Three hours of lecture per week. The objective of this course is to use the tools and insights of public policy analysis as a means of understanding the ways in which policies are shaped by and respond to issues of race, ethnicity, and cultural difference. The course is organized around a series of discrete policy problems involving issues of race and ethnicity. It is designed to allow for comparative analysis within and across cases to explore the variety of ways in which policy intersects with different racial and ethnic groups. This course satisfies the American cultures requirement.

C142. Applied Econometrics and Public Policy (4)  

Three hours of lecture and zero to one hour of discussion/laboratory per week. Prerequisites: ECON 140 or ECON 141 or consent of instructor. This course focuses on the sensible application of econometric methods to empirical problems in economics and public policy analysis. It provides background on issues that arise when analyzing non-experimental social science data and a guide for tools that are useful for empirical research. By the end of the course, students will have an understanding of the types of research designs that can lead to convincing analysis and be comfortable working with large scale data sets. Also listed as Economics C142 and Political Science C131A.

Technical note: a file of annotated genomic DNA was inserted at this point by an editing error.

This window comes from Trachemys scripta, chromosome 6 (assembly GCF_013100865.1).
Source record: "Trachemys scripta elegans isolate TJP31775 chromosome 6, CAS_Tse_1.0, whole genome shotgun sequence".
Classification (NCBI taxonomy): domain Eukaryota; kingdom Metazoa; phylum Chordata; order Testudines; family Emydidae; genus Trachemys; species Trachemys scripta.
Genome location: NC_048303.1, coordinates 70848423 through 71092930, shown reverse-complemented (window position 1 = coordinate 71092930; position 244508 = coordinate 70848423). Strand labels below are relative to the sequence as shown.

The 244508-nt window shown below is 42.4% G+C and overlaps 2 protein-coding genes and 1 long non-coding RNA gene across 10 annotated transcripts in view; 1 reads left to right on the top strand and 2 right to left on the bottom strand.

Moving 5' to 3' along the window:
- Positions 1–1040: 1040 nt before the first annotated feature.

156. Program and Policy Design (4) 

Three hours of seminar per week. Studio/laboratory in the design of nonphysical environments. Complements courses in policy analysis, public management, economics, and political science; especially intended to integrate elements of professional programs in public policy and related areas. Students will design, in groups and individually, programs and policies that create value in the public sector, including statutes, regulations, and implementation projects. Comparative reviews will feature invited guests. Undergraduate level of 256.

157. Arts and Cultural Policy (4)